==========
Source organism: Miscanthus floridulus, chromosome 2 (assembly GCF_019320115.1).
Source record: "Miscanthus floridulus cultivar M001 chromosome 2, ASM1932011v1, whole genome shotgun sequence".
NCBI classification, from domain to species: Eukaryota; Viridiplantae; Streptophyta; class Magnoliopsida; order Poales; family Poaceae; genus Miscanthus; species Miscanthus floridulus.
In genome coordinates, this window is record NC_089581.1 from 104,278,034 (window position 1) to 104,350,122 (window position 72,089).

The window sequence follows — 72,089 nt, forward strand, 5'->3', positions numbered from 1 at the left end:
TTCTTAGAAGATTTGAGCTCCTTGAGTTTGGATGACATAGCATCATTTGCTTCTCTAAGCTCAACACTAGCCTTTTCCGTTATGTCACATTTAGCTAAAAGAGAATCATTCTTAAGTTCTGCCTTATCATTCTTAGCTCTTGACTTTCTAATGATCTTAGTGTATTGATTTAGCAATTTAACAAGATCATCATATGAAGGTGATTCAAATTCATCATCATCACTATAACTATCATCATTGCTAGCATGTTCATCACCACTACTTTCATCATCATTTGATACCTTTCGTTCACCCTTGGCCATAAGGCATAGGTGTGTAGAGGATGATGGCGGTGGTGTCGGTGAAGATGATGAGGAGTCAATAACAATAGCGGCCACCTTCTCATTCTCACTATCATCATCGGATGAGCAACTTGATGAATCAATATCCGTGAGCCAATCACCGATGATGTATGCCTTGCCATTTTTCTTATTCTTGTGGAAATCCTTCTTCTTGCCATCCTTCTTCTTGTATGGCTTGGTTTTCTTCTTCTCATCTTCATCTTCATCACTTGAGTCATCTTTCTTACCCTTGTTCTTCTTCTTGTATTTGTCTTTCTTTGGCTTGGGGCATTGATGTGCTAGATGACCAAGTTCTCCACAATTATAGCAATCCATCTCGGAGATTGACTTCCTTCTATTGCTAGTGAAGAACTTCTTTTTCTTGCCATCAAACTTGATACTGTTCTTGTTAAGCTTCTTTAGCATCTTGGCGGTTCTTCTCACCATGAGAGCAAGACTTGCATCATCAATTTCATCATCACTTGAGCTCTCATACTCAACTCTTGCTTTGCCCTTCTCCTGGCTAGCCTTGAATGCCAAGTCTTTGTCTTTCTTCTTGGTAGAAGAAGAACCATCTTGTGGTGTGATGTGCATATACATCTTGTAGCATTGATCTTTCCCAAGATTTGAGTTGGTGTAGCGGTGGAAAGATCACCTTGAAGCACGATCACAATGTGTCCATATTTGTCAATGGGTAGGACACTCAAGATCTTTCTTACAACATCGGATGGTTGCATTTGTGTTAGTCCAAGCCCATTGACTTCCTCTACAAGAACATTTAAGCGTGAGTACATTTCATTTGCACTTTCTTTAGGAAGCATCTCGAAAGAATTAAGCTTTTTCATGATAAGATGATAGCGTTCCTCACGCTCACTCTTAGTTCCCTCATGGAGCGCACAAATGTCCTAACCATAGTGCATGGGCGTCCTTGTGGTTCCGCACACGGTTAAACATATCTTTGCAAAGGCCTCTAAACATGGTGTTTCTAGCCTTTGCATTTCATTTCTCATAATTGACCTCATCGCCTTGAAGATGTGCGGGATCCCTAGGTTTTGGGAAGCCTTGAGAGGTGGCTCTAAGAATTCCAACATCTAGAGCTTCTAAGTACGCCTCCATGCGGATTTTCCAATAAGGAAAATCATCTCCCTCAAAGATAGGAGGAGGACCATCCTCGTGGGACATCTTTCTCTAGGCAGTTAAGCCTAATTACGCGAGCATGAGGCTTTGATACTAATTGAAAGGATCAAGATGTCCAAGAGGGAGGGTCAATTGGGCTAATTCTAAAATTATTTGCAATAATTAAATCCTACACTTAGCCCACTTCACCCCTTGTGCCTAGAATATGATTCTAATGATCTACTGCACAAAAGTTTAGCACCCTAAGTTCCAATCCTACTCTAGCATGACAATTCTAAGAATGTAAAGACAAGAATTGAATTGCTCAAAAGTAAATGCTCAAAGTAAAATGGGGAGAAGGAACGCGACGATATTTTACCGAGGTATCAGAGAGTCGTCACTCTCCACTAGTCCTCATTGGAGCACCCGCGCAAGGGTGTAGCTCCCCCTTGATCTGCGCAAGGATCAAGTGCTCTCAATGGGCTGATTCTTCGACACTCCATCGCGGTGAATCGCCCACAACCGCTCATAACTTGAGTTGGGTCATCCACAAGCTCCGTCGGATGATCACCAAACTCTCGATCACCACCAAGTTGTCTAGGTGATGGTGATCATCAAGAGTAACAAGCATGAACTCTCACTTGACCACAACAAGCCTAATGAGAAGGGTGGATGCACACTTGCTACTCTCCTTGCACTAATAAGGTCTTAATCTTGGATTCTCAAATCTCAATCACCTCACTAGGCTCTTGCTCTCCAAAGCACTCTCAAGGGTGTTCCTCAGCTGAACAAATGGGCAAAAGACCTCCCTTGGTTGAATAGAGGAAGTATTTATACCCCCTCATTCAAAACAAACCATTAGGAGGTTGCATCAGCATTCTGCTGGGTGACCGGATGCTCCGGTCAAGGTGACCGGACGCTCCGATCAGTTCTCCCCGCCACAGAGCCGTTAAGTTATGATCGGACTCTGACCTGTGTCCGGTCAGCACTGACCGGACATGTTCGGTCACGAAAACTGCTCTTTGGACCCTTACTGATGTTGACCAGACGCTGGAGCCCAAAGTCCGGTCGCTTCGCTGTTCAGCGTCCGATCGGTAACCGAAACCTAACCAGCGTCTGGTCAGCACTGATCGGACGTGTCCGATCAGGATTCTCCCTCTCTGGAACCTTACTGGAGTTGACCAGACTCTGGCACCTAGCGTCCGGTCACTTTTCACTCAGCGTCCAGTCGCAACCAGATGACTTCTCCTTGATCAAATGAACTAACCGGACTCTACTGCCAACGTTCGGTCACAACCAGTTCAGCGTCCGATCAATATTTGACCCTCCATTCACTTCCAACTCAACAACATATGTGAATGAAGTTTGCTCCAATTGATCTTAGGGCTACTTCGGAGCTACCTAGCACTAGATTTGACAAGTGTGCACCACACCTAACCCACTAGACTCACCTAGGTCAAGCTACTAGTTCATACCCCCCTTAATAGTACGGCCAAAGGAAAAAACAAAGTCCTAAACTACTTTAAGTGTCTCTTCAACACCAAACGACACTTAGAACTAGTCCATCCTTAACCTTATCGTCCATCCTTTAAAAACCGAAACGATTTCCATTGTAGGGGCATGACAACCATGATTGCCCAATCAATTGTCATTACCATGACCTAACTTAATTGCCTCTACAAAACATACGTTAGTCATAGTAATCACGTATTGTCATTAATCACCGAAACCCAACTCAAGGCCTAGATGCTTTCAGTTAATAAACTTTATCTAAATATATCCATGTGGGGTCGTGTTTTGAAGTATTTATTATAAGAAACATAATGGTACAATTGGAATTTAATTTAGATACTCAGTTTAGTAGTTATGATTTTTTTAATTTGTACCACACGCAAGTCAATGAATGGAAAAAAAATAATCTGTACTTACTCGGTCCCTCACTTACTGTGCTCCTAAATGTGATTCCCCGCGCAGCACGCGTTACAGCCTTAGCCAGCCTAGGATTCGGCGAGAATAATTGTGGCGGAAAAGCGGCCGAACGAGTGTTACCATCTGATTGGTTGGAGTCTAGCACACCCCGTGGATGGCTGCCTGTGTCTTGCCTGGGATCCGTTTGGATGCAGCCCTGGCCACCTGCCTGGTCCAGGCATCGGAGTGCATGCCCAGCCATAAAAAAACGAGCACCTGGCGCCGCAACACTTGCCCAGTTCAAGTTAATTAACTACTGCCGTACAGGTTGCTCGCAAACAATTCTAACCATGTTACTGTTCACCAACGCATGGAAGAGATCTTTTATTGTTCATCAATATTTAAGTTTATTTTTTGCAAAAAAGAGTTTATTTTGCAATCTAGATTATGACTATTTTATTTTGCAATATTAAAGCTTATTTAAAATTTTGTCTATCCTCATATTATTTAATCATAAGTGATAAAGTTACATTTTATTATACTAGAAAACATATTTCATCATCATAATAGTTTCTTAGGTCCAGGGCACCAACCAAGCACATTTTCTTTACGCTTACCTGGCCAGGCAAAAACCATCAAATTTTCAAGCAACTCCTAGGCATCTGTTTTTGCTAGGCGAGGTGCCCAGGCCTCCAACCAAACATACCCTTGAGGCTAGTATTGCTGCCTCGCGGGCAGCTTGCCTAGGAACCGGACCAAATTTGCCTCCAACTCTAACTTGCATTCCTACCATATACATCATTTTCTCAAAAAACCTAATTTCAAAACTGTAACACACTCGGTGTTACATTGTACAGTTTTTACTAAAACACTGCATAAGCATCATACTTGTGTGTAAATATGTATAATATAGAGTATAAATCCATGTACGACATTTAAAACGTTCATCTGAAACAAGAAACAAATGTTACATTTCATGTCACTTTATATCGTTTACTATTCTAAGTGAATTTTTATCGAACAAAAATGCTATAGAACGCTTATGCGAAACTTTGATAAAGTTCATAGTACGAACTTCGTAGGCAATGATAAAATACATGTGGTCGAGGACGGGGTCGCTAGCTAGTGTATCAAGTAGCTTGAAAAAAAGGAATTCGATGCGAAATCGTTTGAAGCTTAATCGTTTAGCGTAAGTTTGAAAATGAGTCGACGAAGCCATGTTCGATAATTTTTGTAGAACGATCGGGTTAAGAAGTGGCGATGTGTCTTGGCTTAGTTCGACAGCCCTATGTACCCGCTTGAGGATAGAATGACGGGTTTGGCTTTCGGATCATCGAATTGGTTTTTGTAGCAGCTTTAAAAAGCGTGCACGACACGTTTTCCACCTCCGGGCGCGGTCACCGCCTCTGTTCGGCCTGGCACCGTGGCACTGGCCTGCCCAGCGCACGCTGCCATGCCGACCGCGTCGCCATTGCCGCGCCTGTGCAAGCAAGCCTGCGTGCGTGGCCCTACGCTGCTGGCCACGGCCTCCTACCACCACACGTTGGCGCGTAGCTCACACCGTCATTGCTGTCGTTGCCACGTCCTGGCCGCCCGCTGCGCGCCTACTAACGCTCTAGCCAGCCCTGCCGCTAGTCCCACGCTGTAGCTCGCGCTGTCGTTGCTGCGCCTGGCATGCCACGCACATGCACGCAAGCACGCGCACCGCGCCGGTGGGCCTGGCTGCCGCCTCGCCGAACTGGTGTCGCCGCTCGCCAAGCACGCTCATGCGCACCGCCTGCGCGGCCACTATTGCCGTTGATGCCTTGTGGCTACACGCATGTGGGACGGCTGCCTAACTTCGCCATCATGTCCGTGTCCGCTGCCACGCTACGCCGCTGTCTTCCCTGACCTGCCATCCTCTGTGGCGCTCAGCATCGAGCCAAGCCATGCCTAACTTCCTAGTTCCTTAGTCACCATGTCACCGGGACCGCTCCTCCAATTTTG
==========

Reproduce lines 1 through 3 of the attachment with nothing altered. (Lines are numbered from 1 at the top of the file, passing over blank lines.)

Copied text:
Source organism: Miscanthus floridulus, chromosome 2 (assembly GCF_019320115.1).
Source record: "Miscanthus floridulus cultivar M001 chromosome 2, ASM1932011v1, whole genome shotgun sequence".
NCBI classification, from domain to species: Eukaryota; Viridiplantae; Streptophyta; class Magnoliopsida; order Poales; family Poaceae; genus Miscanthus; species Miscanthus floridulus.